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"Thunderstruck" by Erik Larson (Nonfiction)

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SonjaMarie
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"Thunderstruck" by Erik Larson (Nonfiction)

Post by SonjaMarie » Fri February 13th, 2009, 7:27 pm

"Thunderstruck" by Erik Larson.

When I added this to my queue at BF I was under the impression that it was a fiction book, so imagine my surprise when I read the Author's Note to find out it was nonfiction. Oh well! The book still sounded interesting enough and I started to read it and found myself drawn into a fascinating book of wireless telegraphy and murder....

The book shows how the lives of two very different people manage to come together in one of Britain's biggest manhunts in the early 1900s. Guglielmo Marconi and Dr. Hawley Harvey Crippen.

Crippen's wife Cora aka Belle Elmore, a volatile woman who dominates her husband, a gentle and kind-hearted man by all accounts, has gone missing, supposedly in America and dead, but that story changes when he's confronted by a homicide detective, Walter Dew (also famous for being one of the detective's to find Jack the Ripper's last canon victim, Mary Jane Kelly). Belle (Cora) is alive for all he knows. But left behind her are her jewelery, tons of clothes and other things she loved. Crippen also has a mistress, Ethel Le Neve, who is seen wearing Belle's clothes and jewels.

Dew is satisfied that no murder has taken place but wants to talk to Crippen again, only to find that he and Le Neve have metaphorically flown the coup. Very suspicious now, he conducts an even more thorough search of the house and finds a horrific discovery in the coal cellar. A mass of skin, organs and some clothes and curlers with hair attached. No bones, no fingers, no head are with them. How did this small and thin man who seems so nice manage to do what he did, if he did it that is.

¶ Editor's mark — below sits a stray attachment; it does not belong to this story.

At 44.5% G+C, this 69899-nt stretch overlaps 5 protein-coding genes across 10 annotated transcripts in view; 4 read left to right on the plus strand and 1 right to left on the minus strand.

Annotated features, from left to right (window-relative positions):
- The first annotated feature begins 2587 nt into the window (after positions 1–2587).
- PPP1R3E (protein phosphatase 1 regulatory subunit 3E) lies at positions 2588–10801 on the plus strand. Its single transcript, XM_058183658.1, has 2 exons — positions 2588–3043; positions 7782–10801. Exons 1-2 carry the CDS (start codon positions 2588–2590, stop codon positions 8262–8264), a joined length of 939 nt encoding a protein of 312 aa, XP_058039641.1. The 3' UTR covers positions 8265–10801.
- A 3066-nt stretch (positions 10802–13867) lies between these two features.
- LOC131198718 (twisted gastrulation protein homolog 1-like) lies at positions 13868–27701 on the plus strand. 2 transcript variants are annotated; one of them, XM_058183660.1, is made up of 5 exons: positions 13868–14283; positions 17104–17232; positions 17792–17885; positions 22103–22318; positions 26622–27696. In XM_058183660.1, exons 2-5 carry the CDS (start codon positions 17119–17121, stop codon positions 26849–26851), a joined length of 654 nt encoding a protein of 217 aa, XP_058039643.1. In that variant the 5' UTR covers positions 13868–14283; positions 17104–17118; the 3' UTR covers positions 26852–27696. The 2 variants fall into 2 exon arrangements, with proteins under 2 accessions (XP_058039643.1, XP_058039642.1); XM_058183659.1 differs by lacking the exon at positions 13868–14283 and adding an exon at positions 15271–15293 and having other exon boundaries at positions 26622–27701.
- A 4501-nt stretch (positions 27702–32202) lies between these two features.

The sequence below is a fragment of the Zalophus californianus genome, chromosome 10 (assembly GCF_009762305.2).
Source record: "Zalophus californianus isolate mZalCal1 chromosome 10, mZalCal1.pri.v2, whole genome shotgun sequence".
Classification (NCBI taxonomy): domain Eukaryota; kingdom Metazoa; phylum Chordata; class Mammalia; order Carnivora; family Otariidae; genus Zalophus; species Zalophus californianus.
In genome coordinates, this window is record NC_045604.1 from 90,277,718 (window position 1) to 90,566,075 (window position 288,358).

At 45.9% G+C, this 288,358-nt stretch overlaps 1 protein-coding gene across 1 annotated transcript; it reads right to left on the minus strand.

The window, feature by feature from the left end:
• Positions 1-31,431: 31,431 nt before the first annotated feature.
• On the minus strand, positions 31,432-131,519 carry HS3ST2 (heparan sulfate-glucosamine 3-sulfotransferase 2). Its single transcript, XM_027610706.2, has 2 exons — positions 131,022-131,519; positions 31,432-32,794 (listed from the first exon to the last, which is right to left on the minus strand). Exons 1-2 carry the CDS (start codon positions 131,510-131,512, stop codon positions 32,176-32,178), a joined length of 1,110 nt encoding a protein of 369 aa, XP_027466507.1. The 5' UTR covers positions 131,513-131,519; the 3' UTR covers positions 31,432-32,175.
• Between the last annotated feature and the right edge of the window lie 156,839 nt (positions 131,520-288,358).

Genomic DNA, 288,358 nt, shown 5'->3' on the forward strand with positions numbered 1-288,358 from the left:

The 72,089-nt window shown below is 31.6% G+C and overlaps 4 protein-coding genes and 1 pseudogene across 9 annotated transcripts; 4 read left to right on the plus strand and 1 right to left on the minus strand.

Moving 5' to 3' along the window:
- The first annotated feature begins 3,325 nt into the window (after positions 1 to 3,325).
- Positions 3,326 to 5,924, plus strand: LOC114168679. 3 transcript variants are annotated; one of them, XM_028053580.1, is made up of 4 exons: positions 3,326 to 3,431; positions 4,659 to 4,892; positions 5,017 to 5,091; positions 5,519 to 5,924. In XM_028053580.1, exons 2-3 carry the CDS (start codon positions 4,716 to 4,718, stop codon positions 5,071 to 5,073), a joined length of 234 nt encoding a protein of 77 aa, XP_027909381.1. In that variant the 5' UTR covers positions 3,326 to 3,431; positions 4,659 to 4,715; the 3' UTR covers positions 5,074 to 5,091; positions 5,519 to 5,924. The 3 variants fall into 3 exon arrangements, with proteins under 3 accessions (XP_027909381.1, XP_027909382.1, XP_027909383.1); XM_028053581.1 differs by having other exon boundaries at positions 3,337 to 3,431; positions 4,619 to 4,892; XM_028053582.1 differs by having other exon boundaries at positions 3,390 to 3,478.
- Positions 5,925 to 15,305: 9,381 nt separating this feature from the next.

Crippin and Le Neve are on a ship to Canada (with the plan to go on to America) that happens to be equipped with a Marconi wireless telegraph system, invented by Marconi in the early 1900s.

Marconi is not a physicist or a scientist, which he readily admits too, but manages to do something others before him have failed to do. But there is some contention as to whether he really did invent it, which the book covers, along with other trials and triumphs of this fascinating man's life.

On board the ship Crippen has no idea that he and Le Neve has been sussed out by the captain and that messages are flying through the air back and forth regarding them and that Dew is on another boat out to apprehend them when they arrive in Canada. The race is on.

The book goes back and forth between the lives of the two men and the last half covers the race to capture Crippen, with a wrap up of the lives of both afterwards.

Larson has a lot of notes, but unfortunately they aren't numbered in the book and you have to keep checking back and forth if you want to read them in the right order. Otherwise, this is a great read and highly recommended. Another plus for me is that Larson is a Seattleite.

SM
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